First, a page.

[2] See Saša Mächtig, “Fenomeni v urbanskem okolju,” Kontakti 1 (1977), 4–19.

[3] Rujana Rebernjak, “Designing Self-Management: Objects and Spaces of Everyday Life in Post-War Yugoslavia” (PhD diss., Royal College of Art, London, 2018).

[4] See Juliet Kinchin, “KIOSK K67,” in Towards a Concrete Utopia, ed. Martino Stierli and Vladimir Kulić (New York, 2018), 149.

[5] See David Huber, “The Enduring Lives of Sasa Mächtig’s Modular Creations,” Metropolis, February 23, 2017, https://metropolismag.com/profiles/the-enduring-lives-of-sasa-machtigs-modular-creations (accessed June 1, 2023).

[6] A positive example of such an approach is Dijana Handanović research project and exhibition “Kiosk K67: System for Urban Imagination” at the University of Houston’s Blaffer Art Museum, Texas, USA, in January 2023.

[7] Huber, “The Enduring Lives” (see note 5).

[8] Secondhand or inherited memories are the relationship that the “generation after” bears to the personal, collective, and cultural experiences of those who came before, deeply transmitted by means of the stories, images, and behaviors among which they grew up.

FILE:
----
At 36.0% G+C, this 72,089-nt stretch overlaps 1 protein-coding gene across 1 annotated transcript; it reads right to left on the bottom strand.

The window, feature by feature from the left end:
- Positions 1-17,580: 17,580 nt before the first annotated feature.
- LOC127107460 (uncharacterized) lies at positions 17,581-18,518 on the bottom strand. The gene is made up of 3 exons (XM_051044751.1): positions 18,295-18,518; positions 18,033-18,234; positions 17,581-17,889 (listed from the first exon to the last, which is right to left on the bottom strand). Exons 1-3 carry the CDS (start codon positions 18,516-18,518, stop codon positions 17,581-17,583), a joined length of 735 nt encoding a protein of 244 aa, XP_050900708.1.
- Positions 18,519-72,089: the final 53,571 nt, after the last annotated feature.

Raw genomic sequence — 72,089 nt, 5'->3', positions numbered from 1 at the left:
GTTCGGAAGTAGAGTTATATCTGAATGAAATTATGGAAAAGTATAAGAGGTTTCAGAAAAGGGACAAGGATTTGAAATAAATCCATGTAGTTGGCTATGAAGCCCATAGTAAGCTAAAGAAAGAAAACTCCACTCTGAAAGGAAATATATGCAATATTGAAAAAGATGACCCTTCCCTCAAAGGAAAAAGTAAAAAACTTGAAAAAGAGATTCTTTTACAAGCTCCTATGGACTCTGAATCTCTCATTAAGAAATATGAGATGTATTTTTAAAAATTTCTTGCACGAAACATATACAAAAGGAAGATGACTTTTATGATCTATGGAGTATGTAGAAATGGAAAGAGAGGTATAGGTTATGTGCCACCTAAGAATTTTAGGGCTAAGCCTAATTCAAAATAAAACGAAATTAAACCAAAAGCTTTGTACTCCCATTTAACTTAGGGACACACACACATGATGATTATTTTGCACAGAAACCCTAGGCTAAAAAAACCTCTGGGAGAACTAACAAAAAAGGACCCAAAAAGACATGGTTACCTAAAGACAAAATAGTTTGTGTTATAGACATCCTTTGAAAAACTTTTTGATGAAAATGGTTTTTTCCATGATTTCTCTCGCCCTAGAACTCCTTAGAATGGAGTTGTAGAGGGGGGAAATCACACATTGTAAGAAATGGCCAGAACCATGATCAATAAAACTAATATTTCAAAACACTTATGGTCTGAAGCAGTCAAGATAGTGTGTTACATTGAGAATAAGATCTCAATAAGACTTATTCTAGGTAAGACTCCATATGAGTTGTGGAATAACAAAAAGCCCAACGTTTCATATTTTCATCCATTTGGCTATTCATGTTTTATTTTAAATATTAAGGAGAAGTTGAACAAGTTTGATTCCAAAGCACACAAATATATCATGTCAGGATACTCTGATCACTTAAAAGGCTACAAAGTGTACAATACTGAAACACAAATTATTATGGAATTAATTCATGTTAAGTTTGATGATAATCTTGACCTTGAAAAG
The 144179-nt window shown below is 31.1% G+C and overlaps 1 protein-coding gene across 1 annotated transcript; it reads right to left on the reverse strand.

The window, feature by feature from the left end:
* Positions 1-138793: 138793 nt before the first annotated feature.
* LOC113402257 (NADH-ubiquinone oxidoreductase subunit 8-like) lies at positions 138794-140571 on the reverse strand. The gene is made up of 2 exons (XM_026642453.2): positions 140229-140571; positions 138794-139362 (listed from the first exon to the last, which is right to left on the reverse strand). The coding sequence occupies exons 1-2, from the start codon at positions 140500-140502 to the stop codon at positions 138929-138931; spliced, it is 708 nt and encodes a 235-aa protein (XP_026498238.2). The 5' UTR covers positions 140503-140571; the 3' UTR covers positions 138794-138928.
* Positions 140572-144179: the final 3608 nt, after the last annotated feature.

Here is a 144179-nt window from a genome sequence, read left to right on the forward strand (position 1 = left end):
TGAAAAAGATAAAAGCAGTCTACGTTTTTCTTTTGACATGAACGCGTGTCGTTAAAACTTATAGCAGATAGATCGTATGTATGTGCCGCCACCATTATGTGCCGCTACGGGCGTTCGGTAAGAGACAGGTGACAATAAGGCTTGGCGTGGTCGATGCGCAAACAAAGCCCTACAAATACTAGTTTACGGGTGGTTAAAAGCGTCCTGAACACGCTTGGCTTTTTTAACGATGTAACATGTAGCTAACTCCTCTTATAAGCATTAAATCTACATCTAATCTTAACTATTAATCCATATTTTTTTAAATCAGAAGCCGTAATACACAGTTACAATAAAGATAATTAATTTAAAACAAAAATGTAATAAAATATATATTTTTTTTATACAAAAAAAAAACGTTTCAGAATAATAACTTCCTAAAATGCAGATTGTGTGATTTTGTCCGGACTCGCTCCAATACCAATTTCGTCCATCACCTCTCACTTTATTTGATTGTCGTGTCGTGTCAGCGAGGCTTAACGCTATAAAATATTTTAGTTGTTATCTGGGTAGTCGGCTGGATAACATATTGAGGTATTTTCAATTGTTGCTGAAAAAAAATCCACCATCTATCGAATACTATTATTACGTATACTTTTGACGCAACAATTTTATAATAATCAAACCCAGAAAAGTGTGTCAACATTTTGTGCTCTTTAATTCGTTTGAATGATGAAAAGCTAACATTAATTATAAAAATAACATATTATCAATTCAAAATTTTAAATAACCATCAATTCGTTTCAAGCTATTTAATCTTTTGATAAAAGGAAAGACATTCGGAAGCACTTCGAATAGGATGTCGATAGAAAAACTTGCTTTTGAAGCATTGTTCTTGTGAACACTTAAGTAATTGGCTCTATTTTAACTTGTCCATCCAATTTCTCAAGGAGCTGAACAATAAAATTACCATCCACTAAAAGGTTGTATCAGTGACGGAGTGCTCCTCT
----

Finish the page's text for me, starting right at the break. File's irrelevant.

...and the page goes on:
[9] See Jes Deaver, „This Is Us: K67, More than a Memory,” Texas Architect Magazine (2023), available online at: https://magazine.texasarchitects.org/2023/07/03/this-is-us-k67-more-than-a-memory/ (accessed December 4, 2023).

[10] This can be attributed in part to the prevailing political climate, as well as to the typologically and geographically secluded nature of these structures.

[11] Mojca Puncer, “The Politics of Aesthetics of Contemporary Art in Slovenia and Its Avant-garde Sources,” Filozofski Vestnik 37, no. 1 (2016): 133–156, esp. 147.